Really, it's basically a folder and a chroot.

          That was not​ the problem that solution was designed to tackle in the first place. Rather than portable and easy to use bundles that work across distributions, in the like of MacOS app bundles.
          which are also unsafe bullshit that relies on closed ecosystem to be "safe".

          But aside from There is no real difference between that and just making a distro-specific package (that is an archive) that contains all libs and stuff you need, so you don't need to care about where and what libraries the distro offers.

          This is what most cross-distro applications do (dropbox, TeamViewer, Anydesk, all commercial VPN client applications for VPN services like NordVPN...)

          And Ihaven't seen, heared or met any real person user that actually asked for runtime sandboxing
          most real person users don't know what they are doing.

          That said, Android does that with apps, runtime sandboxing.

          The big pain everyone has in Linux is having to port and bundle to the Nth degree. And that is what AppImage solves.
          So, can you explain why there are far more flatpaks and snaps available than there ever were Appimages?

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          • #35
            Originally posted by CochainComplex View Post
            Bottomline I tend to like Flatpak as alternative to native - especially if some dependency chain can not be meet But usually I prefer native.
            Couldn't agree more!

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            • #36
              Originally posted by starshipeleven View Post
              , but it's not exactly as user-friendly as I would have liked it (I would like something like Android permissions with a GUI and switches).
              I guess Flatseal is new to you.

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              • #37
                Originally posted by Alexmitter View Post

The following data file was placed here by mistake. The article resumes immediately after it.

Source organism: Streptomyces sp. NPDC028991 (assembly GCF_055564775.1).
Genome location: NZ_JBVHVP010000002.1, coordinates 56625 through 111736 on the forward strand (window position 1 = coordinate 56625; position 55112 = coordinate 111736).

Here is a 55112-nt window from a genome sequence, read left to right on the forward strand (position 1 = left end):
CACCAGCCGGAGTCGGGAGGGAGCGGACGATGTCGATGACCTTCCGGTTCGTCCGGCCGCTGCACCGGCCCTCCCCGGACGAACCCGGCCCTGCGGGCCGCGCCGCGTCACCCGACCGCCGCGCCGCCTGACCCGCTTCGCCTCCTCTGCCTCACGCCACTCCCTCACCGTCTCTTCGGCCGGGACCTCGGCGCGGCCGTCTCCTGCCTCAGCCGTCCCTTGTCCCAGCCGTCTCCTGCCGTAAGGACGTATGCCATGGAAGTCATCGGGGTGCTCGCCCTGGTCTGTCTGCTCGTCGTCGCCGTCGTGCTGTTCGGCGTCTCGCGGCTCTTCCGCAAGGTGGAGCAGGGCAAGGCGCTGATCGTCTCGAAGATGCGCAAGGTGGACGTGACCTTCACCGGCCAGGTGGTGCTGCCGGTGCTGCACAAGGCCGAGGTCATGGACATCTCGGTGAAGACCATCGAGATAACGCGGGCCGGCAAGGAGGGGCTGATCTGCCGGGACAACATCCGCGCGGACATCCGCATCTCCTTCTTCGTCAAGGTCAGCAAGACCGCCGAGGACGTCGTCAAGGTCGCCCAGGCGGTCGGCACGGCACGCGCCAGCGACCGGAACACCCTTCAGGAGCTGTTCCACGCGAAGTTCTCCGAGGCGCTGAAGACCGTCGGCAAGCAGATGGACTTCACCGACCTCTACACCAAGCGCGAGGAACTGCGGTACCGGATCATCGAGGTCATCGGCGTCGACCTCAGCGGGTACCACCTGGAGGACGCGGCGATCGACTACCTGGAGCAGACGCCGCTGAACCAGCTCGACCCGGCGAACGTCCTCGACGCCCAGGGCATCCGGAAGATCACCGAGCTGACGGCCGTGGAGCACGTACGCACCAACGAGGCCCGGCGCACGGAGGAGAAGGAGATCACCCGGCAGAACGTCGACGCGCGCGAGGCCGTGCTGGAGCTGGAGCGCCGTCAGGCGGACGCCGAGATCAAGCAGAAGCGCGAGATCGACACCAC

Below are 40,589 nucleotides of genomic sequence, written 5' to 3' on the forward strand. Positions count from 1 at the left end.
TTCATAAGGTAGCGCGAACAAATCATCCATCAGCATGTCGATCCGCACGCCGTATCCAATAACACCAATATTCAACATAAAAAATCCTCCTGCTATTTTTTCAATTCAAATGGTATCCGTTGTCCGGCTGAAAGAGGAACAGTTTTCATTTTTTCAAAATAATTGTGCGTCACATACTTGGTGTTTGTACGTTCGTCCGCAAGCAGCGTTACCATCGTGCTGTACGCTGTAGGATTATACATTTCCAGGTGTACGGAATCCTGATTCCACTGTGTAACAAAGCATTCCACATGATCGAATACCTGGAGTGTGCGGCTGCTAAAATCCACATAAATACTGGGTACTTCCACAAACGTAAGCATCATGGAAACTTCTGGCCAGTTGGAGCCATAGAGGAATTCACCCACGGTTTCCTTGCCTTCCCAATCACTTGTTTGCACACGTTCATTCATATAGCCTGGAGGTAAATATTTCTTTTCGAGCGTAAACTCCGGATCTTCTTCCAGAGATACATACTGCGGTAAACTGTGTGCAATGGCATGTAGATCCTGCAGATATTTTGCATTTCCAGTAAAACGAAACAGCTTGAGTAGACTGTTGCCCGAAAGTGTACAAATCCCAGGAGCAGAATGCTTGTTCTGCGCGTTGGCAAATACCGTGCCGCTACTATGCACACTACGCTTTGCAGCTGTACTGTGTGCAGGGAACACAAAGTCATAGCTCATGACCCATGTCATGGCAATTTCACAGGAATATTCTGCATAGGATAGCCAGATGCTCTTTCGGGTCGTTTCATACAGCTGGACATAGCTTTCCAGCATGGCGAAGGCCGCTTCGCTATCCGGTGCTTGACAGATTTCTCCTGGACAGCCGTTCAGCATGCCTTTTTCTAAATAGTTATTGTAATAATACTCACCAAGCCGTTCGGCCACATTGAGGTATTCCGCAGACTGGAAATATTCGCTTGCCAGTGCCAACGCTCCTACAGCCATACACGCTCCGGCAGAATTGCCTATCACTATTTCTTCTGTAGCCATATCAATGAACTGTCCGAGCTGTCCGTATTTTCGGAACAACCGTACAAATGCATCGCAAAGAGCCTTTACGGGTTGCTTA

I guess Flatseal is new to you.
                Indeed. Does it allow me to limit storage access (as many apps are simply accessing the whole "home" folder) too?
                I'll try it later.

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                • #38
                  Originally posted by Smurphy View Post
                  But as with docker containers or VM Images. You have to update each and every library/binary for security fixes etc. all the time.
                  But someone else is doing it for you for every library in the shared runtimes. My Flatpak apps currently use org,gnome.Platform/3.36 and org.kde.Platform/5.12 and both have both received multiple fixes. The runtimes seem to get rebuilt by professionals who know what they're doing, and I've yet to experience any breakage caused by a minor bump. That's true for the package wranglers for my distro (Fedora) as well.

                  The best feature of Flatpaks for me is when a developer wants to know if my bug occurs in git master of their program, I can install its nightly flatpak from a development flatpakrepo and check, without disturbing my normal version or having to build from source. https://wiki.gnome.org/Apps/Nightly and https://community.kde.org/Guidelines_and_HOWTOs/Flatpak